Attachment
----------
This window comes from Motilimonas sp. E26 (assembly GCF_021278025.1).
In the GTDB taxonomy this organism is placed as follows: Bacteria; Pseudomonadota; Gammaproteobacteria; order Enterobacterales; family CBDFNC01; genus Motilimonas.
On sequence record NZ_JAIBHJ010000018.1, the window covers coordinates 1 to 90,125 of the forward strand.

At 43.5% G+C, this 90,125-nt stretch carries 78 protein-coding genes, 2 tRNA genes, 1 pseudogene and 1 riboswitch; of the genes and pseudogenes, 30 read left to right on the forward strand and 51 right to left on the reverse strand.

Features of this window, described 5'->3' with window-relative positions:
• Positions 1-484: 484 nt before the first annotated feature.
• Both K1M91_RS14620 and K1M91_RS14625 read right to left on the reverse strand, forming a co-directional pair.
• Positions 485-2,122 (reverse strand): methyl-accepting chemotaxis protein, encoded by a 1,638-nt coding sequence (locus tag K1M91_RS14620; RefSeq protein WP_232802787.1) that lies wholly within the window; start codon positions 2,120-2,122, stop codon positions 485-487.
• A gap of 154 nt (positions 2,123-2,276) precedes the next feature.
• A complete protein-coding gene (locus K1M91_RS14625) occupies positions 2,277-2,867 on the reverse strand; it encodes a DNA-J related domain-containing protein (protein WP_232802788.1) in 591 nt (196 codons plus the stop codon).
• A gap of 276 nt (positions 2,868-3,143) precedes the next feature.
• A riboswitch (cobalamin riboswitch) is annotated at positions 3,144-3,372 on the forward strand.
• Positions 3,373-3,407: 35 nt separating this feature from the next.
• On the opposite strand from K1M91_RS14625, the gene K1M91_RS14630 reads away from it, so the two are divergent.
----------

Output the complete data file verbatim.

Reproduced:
This window comes from Motilimonas sp. E26 (assembly GCF_021278025.1).
In the GTDB taxonomy this organism is placed as follows: Bacteria; Pseudomonadota; Gammaproteobacteria; order Enterobacterales; family CBDFNC01; genus Motilimonas.
On sequence record NZ_JAIBHJ010000018.1, the window covers coordinates 1 to 90,125 of the forward strand.

At 43.5% G+C, this 90,125-nt stretch carries 78 protein-coding genes, 2 tRNA genes, 1 pseudogene and 1 riboswitch; of the genes and pseudogenes, 30 read left to right on the forward strand and 51 right to left on the reverse strand.

Features of this window, described 5'->3' with window-relative positions:
• Positions 1-484: 484 nt before the first annotated feature.
• Both K1M91_RS14620 and K1M91_RS14625 read right to left on the reverse strand, forming a co-directional pair.
• Positions 485-2,122 (reverse strand): methyl-accepting chemotaxis protein, encoded by a 1,638-nt coding sequence (locus tag K1M91_RS14620; RefSeq protein WP_232802787.1) that lies wholly within the window; start codon positions 2,120-2,122, stop codon positions 485-487.
• A gap of 154 nt (positions 2,123-2,276) precedes the next feature.
• A complete protein-coding gene (locus K1M91_RS14625) occupies positions 2,277-2,867 on the reverse strand; it encodes a DNA-J related domain-containing protein (protein WP_232802788.1) in 591 nt (196 codons plus the stop codon).
• A gap of 276 nt (positions 2,868-3,143) precedes the next feature.
• A riboswitch (cobalamin riboswitch) is annotated at positions 3,144-3,372 on the forward strand.
• Positions 3,373-3,407: 35 nt separating this feature from the next.
• On the opposite strand from K1M91_RS14625, the gene K1M91_RS14630 reads away from it, so the two are divergent.